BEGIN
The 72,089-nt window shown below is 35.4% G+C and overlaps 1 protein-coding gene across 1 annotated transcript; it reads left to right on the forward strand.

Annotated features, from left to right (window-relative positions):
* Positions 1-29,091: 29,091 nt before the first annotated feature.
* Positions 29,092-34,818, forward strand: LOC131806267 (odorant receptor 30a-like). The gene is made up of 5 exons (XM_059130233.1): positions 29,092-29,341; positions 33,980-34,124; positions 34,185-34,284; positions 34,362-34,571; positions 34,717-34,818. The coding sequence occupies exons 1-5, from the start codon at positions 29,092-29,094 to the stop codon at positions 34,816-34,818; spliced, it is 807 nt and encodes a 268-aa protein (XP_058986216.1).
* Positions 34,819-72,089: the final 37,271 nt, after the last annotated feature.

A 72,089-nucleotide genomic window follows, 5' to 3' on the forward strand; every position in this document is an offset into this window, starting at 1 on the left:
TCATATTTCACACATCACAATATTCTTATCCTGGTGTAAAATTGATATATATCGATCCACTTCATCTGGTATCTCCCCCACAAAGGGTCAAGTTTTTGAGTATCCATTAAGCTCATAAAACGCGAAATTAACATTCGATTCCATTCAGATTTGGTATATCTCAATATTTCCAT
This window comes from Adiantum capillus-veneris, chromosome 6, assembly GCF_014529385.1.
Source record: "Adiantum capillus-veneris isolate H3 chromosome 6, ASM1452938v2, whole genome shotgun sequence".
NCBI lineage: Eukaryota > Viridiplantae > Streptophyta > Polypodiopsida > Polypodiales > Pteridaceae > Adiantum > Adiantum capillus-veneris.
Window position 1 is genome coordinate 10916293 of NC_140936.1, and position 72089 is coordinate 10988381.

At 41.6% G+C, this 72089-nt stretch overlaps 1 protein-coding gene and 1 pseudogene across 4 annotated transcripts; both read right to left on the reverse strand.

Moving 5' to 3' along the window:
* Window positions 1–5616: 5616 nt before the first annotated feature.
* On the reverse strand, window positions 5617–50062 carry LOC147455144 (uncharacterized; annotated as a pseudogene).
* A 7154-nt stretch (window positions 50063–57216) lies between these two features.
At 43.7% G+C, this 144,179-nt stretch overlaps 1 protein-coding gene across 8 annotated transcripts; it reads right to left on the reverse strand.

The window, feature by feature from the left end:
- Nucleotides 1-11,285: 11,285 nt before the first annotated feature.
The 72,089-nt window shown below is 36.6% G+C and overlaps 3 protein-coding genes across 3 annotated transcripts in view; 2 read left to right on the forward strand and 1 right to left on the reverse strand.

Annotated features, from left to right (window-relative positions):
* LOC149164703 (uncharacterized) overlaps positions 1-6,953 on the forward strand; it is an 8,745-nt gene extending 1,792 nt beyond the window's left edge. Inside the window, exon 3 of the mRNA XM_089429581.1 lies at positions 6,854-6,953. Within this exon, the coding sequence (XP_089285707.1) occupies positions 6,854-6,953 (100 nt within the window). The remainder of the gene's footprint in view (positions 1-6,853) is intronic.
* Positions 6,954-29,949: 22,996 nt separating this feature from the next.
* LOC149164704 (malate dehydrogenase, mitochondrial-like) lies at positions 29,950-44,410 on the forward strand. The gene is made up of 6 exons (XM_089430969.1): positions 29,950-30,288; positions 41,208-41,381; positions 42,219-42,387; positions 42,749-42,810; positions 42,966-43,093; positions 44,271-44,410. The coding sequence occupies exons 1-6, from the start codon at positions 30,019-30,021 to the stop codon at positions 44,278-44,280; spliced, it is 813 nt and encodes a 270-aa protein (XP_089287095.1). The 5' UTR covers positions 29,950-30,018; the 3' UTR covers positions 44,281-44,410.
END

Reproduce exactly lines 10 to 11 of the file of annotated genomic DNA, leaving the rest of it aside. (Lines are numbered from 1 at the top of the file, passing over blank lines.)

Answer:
NCBI lineage: Eukaryota > Viridiplantae > Streptophyta > Polypodiopsida > Polypodiales > Pteridaceae > Adiantum > Adiantum capillus-veneris.
Window position 1 is genome coordinate 10916293 of NC_140936.1, and position 72089 is coordinate 10988381.